In the years after the war, William Flynn designed the rehabilitation of the F Course and improvements to the 18-hole Travis-designed course. In 1950, William F. Gordon Co. redesigned the G Course, and in 1956, Gordon and his son reworked Flynn’s F Course. Despite these upgrades, the popularity of the course declined through the 1960s and 1970s, compounded by ongoing drainage issues from flooding. After several years of deteriorating conditions, the National Park Service commissioned a survey of the course conditions in the 1970s and oversaw renovations to the fieldhouse wings beginning in 1978.

In 1983, Golf Course Specialists Inc. (GCS) took over the concessionaire contract for East Potomac Park Golf Course. Soon after, the National Park Service demolished the F Course to create new picnic grounds, but amidst public outcry, the course was soon rebuilt. GCS oversaw renovations to the course in the 1990s and 2000s, an improvement program estimated at $1.5 million that included the redesign and modernization of the 18-hole Blue Course and the 9-hole Red Course. By 1995, a new driving range structure was in place west of the fieldhouse wings.

Historic Maps and Images
Analysis and Evaluation

Today, the East Potomac Park Golf Course is situated on the peninsula encompassed by the Potomac River and the Washington Channel. The cultural landscape is bordered by Hains Point to the south, Ohio Drive to the east and west, and Buckeye Drive to the north. It comprises three different, adjacent courses totaling 36 holes. The courses are supplemented with a driving range, four practice putting greens, a miniature golf course, and two fieldhouse wings.


Contributing landscape characteristics identified for the East Potomac Park Golf Course cultural landscape are: land use, topography, spatial organization, buildings and structures, vegetation, and views and vistas. Non-contributing landscape characteristics include circulation and small-scale features.

Land Use: The use and purpose of the East Potomac Park Golf Course cultural landscape has not changed since the period of significance, when the site opened as a public golf course. It has served as a municipal golf course ever since and is open to play by anyone, for a fee. It retains integrity of land use.


Topography: The topography of East Potomac Park is human-made and was created during reclamation of the Potomac flats in the late 19th and early 20th centuries. As reclaimed land, the park’s topography was generally flat, rising only four feet above sea-level at its highest point. The site’s lowest point was 1.5 feet above sea level. During the period of significance, the topography of the site was somewhat manipulated. Walter Travis called for the creation of approximately 190 mounded bunkers, 170 sand traps and 35 combination, or “hump and hollow” hazards as part of his design for the site’s 18-hole golf course. Additional hazards were added throughout the site during construction of the White Course (1925) and the Red Course (1930). While hazard construction affected the site’s topography slightly, they are considered part of the overall design and layout of each course, and as such, are discussed in detail in the Buildings and Structures section of the Analysis and Evaluation. For the purpose of this cultural landscape inventory, hazards are considered part of the landscape’s buildings and structures. This is because they In general, the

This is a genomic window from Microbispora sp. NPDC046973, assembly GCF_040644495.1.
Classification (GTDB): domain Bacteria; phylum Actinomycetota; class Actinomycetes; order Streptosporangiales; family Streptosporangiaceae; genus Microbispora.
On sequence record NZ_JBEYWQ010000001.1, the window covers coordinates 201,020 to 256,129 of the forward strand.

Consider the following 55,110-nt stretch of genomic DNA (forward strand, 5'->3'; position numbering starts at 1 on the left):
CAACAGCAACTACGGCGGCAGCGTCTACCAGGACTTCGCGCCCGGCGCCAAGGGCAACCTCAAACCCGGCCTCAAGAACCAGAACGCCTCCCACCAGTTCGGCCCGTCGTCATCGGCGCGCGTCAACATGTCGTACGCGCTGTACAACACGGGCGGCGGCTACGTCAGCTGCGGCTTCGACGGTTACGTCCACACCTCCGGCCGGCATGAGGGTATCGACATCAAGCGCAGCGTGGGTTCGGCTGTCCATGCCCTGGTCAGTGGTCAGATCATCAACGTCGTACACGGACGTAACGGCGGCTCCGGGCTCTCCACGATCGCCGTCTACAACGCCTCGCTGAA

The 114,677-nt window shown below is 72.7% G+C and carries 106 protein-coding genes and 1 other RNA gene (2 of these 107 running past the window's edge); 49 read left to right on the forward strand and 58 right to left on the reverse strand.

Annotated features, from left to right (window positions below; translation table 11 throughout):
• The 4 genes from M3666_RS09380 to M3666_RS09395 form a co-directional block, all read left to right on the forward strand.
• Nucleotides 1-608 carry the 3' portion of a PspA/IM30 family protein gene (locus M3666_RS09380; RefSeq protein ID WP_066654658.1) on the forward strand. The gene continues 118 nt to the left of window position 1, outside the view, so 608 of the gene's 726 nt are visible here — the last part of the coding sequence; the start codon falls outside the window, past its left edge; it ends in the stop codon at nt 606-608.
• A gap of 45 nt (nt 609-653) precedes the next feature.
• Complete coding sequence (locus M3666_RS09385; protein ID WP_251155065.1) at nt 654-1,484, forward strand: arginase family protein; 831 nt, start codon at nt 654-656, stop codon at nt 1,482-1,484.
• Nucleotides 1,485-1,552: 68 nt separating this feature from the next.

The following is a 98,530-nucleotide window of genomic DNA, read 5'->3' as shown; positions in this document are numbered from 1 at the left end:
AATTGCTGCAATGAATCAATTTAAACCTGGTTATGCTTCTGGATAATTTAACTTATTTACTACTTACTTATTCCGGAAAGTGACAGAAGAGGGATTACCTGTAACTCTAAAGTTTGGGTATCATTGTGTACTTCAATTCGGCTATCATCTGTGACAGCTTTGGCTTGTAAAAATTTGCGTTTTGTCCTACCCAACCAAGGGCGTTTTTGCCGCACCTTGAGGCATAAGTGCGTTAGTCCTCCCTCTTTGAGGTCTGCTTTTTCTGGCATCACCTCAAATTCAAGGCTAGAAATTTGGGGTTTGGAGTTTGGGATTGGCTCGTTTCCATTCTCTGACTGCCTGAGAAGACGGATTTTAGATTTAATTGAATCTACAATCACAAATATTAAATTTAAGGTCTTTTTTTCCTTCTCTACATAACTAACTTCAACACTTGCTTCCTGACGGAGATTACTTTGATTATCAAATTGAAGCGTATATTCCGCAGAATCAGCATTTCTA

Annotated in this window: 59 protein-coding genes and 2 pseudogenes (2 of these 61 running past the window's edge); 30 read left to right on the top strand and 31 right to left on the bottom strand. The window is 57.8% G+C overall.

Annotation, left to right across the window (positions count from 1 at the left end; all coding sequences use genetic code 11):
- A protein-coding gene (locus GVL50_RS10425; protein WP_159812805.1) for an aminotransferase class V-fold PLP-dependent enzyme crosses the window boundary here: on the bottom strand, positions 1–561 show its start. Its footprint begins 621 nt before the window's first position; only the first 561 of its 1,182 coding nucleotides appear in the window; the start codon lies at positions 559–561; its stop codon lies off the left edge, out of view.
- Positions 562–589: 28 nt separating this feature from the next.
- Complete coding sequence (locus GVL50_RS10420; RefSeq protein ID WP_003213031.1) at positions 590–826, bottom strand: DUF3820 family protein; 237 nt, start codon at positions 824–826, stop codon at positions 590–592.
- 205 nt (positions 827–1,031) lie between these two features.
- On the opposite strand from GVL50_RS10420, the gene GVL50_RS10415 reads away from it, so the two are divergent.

site’s current topography, remains flat, as it was when Travis laid out the course’s first eighteen holes. As such, it retains integrity of topography to the period of significance.

Spatial Organization: The spatial organization of the historic courses centered on the fieldhouse as the anchor of the landscape and the starting point for each course. The layout of each course changed throughout the 20th century, altering the progression of play within the historic courses. Nevertheless, the arrangement of the three historic courses in relation to the Washington Channel, Potomac River, and each other is consistent with the general spatial organization of today’s Blue Course, White Course, and Red Course. They remain centered around the fieldhouse, which continues to serve as the entry and exit point for the overall cultural landscape. East Potomac Park Golf Course thus retains most of the character-defining features of its historic spatial organization.

Circulation: East Potomac Park Golf Course does not retain integrity of circulation. The course featured few circulation elements during the period of significance, including sidewalks and social trails, and most of those features were altered or relocated throughout the 20th century. The only contributing feature is the north section of the main parking lot, which is consistent with the original construction of the course. The remaining circulation features—including progression of play for two the three courses, as well as driveways, secondary parking lots, and social trails or cart paths throughout the course—do not contribute to the significance of the cultural landscape. The only contributing circulation
feature is the Blue Course progression of play.